Based on what we saw during the weekend at Bristol Motor Speedway, NASCAR is working so hard to manage what's happening on the track this year that it doesn't have time to worry about next year.
With this year's trip to Texas Motor Speedway now atop the sport's appointment book, we can all look ahead to a week filled with speculation about what might or might not be on the 2005 schedule.
Talk is rampant about a possible settlement in a lawsuit filed by Speedway Motorsports Inc. stockholders that would result in a second Cup date for Texas in 2005, and could trigger a significant reshuffling of the circuit's calendar next season.
That's a big story, and there will be much more conjecture. But there's a long way to go yet before it can be authoritatively written.
Right now, the people running NASCAR's show have enough to do just trying to get through a given race.
In Saturday's Busch Series race, officials were so intent on getting a green-flag finish they ignored two incidents that should have brought out the yellow flag in the final laps before throwing it after a third.
By that point, the event was largely in disarray. Mike Bliss didn't realize he still had another quarter of a lap to run to complete the event, so he pulled on pit road and went from a second to 17th.
Sunday's Nextel Cup race was no Tupperware party, either.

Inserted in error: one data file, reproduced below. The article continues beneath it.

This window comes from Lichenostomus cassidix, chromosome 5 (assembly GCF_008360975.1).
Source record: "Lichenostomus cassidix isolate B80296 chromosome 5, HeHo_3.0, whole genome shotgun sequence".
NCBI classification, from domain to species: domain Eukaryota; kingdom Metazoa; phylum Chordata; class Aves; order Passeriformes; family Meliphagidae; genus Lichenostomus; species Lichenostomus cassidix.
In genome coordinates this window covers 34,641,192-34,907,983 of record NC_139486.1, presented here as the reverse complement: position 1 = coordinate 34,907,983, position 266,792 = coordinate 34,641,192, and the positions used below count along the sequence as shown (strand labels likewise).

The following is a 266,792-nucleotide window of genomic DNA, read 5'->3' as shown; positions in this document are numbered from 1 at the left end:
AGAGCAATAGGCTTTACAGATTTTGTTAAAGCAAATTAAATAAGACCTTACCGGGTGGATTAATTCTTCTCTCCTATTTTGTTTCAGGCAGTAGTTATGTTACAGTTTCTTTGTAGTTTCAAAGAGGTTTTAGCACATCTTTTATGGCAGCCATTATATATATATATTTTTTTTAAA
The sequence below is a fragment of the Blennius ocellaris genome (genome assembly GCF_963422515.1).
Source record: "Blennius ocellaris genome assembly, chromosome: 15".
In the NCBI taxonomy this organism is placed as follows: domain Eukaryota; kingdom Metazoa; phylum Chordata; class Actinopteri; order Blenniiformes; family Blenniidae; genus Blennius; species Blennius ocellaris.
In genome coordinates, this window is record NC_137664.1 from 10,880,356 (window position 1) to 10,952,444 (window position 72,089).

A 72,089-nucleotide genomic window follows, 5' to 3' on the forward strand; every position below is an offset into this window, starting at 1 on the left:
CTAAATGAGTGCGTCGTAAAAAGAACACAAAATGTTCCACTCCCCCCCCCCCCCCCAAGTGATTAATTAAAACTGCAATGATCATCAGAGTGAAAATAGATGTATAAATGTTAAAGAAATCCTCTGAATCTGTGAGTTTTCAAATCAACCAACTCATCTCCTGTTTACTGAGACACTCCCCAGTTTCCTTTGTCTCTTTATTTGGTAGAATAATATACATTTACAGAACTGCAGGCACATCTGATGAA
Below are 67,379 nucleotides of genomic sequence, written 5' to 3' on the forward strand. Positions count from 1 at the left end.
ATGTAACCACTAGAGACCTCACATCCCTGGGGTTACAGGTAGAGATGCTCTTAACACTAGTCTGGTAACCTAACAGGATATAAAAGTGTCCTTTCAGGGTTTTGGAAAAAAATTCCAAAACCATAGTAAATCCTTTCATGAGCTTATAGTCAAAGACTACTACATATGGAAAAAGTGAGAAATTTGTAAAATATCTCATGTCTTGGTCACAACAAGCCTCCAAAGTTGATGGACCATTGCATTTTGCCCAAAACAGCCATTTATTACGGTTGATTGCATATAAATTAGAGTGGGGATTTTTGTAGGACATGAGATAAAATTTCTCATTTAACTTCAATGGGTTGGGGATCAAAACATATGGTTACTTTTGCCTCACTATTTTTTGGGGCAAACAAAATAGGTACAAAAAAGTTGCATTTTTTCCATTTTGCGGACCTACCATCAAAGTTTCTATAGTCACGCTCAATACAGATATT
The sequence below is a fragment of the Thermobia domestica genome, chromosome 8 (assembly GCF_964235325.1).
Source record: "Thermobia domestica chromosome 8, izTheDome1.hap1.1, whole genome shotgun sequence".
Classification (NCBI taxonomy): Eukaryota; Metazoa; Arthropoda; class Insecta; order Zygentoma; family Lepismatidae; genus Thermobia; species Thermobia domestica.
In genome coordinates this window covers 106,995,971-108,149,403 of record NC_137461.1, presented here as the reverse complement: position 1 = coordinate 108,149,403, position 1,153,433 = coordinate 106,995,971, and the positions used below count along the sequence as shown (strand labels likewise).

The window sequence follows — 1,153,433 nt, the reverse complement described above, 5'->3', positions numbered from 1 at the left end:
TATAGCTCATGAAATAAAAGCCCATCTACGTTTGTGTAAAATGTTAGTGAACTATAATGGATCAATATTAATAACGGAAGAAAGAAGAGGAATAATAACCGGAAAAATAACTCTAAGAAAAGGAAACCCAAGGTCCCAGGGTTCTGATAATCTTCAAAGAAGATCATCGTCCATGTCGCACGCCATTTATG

Kasey Kahne was promising to avenge his early ouster after a wreck with Jamie McMurray put him behind the wall. Later, McMurray tried to exact instant revenge on Matt Kenseth following their late-race duel for position. Dale Earnhardt Jr. admitted to spinning himself out on purpose to get a caution.
NASCAR, meanwhile, once again thought about keeping the yellow flag in its official pocket as the laps wound down. When Dale Jarrett hit the Turn 1 wall on Lap 493, it took nearly a full lap for officials to decide that the caution needed to come out.
As had been the case on Saturday, its desire to give fans a green-flag finish was admirable. But just as a foul should be a foul in basketball no matter how much time is left, a wreck is a wreck.
If NASCAR can't enforce all the rules and procedures it has on the books, then it needs to streamline those procedures so fans and competitors have a reasonable understanding of what should and will happen in certain circumstances. Right now, it looks like NASCAR is making things up as it goes along.